Conduct your affairs with humility…. Humble yourself the more, the greater you are.
Go and take the lowest place.
Bishop Robert Barron, who I heard referenced in this morning’s homily, said quoting St. Bernard of Clairvaux that “the three most important elements of the spiritual life” are “humility, humility, and humility.”
As I listened to the readings, I couldn’t help thinking: if those running for office listened to this … well, then maybe they wouldn’t be running for office. Or at least they would be doing it very differently.
And then my thoughts wandered a bit closer to home: what if all the churchgoing faithful who are listening to these readings were to judge our leaders by these standards? Could that have made enough of a difference to keep us out of the electoral mess we’re now in? Or perhaps more importantly, what kind of difference could it yet make?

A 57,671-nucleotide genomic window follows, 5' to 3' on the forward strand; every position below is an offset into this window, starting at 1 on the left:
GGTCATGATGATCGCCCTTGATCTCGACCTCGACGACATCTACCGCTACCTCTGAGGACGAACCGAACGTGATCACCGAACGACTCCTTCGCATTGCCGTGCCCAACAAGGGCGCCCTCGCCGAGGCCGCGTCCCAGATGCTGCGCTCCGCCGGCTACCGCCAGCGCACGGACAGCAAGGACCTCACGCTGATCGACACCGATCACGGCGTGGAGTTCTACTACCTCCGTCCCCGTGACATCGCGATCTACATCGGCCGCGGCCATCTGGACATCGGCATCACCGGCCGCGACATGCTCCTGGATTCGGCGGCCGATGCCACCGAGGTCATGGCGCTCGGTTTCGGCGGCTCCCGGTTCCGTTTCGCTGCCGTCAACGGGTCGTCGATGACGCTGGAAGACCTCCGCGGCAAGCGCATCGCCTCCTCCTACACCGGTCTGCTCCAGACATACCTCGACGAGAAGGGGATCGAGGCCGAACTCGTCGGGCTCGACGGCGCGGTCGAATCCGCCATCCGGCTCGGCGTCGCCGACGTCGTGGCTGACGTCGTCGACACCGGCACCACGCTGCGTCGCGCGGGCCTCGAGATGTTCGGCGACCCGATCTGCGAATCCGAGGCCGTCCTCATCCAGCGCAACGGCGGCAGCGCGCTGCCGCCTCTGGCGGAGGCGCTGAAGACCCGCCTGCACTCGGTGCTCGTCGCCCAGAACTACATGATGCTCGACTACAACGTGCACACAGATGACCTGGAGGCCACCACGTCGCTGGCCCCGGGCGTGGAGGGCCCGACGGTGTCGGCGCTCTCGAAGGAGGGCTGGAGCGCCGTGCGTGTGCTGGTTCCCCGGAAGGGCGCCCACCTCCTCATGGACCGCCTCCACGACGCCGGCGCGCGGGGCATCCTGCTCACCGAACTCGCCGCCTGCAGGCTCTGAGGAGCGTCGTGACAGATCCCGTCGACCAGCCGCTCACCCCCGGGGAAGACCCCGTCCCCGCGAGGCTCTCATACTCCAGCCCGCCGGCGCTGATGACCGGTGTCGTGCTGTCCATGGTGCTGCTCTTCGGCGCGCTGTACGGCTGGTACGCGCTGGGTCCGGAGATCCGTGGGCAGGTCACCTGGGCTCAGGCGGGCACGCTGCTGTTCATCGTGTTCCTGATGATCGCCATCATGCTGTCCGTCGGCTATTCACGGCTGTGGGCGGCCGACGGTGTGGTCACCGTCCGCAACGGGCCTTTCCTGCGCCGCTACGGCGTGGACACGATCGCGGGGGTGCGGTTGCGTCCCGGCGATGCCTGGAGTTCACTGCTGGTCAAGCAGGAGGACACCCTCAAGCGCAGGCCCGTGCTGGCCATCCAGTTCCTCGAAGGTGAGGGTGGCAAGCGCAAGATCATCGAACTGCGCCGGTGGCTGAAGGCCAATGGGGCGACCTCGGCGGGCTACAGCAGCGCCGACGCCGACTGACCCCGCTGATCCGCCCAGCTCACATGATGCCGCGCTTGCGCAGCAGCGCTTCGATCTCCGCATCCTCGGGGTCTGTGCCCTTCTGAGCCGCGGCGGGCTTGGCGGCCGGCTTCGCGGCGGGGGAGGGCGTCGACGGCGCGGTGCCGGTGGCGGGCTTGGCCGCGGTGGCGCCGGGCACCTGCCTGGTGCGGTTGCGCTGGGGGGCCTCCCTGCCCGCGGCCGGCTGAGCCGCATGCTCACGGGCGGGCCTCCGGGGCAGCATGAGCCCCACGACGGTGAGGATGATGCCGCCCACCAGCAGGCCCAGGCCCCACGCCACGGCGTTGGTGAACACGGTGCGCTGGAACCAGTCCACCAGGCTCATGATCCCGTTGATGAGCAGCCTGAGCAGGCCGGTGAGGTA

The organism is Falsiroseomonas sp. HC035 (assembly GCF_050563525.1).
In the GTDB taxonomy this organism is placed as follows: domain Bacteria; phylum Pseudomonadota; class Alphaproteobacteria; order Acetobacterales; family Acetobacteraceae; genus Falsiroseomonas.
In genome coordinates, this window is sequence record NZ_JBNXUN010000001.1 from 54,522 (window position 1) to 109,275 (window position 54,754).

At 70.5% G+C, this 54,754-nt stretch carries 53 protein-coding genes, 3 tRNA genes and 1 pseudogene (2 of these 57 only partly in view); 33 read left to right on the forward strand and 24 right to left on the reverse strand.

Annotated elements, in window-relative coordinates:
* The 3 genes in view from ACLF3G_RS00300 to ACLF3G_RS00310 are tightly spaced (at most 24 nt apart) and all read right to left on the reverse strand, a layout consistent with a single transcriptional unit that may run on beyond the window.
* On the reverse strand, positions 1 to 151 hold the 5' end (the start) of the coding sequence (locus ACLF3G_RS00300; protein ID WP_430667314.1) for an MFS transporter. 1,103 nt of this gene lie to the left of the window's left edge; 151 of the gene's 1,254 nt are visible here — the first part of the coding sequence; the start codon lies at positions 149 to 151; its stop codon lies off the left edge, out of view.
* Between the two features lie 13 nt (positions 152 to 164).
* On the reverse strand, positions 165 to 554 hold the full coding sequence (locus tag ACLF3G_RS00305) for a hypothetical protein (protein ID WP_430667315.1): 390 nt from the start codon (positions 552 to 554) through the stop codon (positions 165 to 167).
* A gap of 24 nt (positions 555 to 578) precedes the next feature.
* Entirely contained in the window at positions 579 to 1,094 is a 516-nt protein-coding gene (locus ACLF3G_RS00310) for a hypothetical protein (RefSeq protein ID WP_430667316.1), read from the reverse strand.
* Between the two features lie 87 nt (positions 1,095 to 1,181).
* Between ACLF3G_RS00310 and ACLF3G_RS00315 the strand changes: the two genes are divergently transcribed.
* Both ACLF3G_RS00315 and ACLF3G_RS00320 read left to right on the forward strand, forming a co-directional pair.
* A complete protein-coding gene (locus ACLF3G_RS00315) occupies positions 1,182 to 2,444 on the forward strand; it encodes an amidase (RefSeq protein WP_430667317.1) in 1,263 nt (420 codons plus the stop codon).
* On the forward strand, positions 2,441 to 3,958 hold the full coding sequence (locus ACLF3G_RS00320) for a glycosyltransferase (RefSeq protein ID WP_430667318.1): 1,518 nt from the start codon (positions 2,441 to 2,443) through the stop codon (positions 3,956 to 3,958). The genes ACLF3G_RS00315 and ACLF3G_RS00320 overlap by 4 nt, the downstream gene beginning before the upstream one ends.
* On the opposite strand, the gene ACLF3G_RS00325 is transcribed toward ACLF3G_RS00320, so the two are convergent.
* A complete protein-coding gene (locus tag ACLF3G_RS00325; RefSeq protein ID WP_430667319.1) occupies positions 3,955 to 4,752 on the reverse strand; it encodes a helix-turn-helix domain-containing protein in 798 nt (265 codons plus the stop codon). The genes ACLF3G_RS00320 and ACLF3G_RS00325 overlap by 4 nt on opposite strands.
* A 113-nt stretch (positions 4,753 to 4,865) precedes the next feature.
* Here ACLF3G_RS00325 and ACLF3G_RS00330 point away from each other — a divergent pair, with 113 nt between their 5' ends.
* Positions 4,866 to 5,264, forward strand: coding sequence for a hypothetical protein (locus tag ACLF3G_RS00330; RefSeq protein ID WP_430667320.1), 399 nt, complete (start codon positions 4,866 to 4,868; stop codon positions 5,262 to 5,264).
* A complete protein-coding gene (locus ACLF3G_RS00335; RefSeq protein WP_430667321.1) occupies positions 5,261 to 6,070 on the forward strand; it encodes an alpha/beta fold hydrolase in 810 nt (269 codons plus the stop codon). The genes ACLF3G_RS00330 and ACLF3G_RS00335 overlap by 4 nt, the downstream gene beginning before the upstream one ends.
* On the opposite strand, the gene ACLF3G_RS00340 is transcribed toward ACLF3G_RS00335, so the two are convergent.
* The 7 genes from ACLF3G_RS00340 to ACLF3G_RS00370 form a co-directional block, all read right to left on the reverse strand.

I’m not only talking about who and what we reward with our votes (although that’s part of it), but what we show up for, what sort of crowds we join, what lines we do or don’t cheer and applaud, what we are moved to write about to our city or diocesan papers, or in blog posts and comboxes – in short, what we give our public approval to. As the great journalist and Vaticanista John Allen said recently, “Sometimes leaders learn more from crowds than from polls about how passionately people are feeling something.”
So what are our leaders learning from us about what virtues we most deeply value? It’s a sobering question, in that it lets none of us off the hook about the state of our leadership. But perhaps that makes it all the more a question worth pondering.